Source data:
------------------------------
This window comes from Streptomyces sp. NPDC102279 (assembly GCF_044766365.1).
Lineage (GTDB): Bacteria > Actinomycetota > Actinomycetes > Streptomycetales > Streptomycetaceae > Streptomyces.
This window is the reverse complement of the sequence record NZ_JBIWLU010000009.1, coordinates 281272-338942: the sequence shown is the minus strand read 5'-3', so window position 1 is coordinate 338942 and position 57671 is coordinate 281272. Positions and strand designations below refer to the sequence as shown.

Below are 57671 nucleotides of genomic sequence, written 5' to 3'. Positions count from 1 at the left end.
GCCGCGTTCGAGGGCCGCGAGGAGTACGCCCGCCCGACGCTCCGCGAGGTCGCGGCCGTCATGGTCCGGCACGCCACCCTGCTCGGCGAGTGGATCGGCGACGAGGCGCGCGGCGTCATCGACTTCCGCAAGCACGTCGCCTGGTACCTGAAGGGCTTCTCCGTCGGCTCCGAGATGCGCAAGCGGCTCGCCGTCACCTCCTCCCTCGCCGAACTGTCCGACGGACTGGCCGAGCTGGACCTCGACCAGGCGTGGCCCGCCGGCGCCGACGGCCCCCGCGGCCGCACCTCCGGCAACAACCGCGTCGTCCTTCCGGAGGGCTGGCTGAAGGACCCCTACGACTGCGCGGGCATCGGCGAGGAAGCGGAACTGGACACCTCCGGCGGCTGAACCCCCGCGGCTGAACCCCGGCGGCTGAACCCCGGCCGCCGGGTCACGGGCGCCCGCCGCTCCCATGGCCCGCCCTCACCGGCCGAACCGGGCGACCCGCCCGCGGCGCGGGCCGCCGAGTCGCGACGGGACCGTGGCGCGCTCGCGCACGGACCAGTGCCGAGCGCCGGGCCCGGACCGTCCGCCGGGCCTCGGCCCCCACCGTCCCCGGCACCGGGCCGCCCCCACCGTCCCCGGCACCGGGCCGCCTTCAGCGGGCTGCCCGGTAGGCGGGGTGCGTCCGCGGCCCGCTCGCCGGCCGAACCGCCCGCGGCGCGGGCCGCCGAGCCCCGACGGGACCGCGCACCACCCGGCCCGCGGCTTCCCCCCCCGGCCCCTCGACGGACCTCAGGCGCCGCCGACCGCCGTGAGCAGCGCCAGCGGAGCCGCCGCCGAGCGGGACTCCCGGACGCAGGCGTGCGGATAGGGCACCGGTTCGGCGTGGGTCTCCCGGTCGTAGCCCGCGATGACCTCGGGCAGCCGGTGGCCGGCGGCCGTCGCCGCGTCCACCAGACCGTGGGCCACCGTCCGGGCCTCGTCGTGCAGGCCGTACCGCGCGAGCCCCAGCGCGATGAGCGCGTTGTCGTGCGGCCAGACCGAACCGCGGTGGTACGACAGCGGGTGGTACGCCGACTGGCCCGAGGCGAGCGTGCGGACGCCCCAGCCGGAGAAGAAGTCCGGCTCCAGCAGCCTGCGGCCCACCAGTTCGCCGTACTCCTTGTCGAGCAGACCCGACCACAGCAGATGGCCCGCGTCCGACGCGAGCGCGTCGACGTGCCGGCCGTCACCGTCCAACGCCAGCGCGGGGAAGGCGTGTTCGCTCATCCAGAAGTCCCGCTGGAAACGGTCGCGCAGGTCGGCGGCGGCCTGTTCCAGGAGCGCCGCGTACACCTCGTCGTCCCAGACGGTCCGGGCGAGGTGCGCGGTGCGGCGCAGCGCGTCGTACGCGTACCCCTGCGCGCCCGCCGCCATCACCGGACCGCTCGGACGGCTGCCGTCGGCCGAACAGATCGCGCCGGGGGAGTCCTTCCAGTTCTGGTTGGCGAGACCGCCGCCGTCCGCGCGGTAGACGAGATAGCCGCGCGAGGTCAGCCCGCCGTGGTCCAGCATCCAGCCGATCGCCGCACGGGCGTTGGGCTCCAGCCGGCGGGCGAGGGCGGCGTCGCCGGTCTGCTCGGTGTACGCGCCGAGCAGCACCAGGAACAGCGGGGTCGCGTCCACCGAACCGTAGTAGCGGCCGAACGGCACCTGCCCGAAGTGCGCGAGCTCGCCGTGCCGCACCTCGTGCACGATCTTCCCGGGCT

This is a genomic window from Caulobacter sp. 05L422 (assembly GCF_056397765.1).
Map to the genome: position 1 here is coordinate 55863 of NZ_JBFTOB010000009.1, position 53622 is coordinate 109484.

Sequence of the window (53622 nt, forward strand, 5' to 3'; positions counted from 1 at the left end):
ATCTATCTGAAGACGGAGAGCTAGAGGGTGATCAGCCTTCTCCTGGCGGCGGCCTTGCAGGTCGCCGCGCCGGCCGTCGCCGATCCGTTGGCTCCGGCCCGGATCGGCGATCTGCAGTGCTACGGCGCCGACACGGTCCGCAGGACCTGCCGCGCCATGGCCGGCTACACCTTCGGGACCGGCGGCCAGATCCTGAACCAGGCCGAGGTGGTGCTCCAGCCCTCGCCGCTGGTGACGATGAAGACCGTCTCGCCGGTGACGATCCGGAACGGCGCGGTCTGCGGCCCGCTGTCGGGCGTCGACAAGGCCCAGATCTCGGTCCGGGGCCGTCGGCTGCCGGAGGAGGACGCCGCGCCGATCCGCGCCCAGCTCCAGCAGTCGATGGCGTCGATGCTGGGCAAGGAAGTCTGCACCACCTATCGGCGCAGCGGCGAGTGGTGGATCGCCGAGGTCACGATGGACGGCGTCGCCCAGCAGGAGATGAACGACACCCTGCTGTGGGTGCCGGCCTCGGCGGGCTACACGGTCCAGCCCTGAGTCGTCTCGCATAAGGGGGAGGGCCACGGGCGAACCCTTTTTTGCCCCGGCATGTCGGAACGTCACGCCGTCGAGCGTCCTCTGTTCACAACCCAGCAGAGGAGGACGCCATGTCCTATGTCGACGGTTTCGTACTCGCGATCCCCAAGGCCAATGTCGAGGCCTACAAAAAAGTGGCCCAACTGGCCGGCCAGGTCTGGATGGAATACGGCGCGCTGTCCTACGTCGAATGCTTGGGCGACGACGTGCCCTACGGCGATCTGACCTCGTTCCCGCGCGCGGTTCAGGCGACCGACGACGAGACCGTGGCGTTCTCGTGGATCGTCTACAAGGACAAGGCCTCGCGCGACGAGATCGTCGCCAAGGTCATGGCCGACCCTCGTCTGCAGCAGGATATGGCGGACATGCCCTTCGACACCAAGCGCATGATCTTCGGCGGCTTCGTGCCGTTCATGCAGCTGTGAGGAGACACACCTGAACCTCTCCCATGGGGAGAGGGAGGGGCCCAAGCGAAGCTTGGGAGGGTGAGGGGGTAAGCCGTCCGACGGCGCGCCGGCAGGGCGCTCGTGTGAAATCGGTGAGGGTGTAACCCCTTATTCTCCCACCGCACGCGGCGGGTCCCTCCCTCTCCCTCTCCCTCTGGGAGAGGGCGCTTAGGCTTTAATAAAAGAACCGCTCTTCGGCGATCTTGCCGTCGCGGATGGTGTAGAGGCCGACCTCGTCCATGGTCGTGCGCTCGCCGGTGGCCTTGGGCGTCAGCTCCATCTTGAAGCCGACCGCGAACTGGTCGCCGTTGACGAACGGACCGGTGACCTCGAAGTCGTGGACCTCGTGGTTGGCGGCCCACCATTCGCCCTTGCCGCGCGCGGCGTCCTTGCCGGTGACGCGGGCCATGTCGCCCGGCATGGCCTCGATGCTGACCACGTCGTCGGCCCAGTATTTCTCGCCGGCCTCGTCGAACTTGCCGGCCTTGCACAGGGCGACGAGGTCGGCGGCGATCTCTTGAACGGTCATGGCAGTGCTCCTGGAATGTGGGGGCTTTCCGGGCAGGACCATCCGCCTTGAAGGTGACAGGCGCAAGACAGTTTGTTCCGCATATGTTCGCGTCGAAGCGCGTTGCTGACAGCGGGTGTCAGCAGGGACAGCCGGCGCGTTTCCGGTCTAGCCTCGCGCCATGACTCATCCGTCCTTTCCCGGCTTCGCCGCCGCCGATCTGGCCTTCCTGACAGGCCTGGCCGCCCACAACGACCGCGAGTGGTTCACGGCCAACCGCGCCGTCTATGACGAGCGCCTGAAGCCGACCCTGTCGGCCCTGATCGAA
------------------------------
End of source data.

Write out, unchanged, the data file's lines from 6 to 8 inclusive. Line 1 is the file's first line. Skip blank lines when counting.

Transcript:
This is a genomic window from Caulobacter sp. 05L422 (assembly GCF_056397765.1).
Map to the genome: position 1 here is coordinate 55863 of NZ_JBFTOB010000009.1, position 53622 is coordinate 109484.

Sequence of the window (53622 nt, forward strand, 5' to 3'; positions counted from 1 at the left end):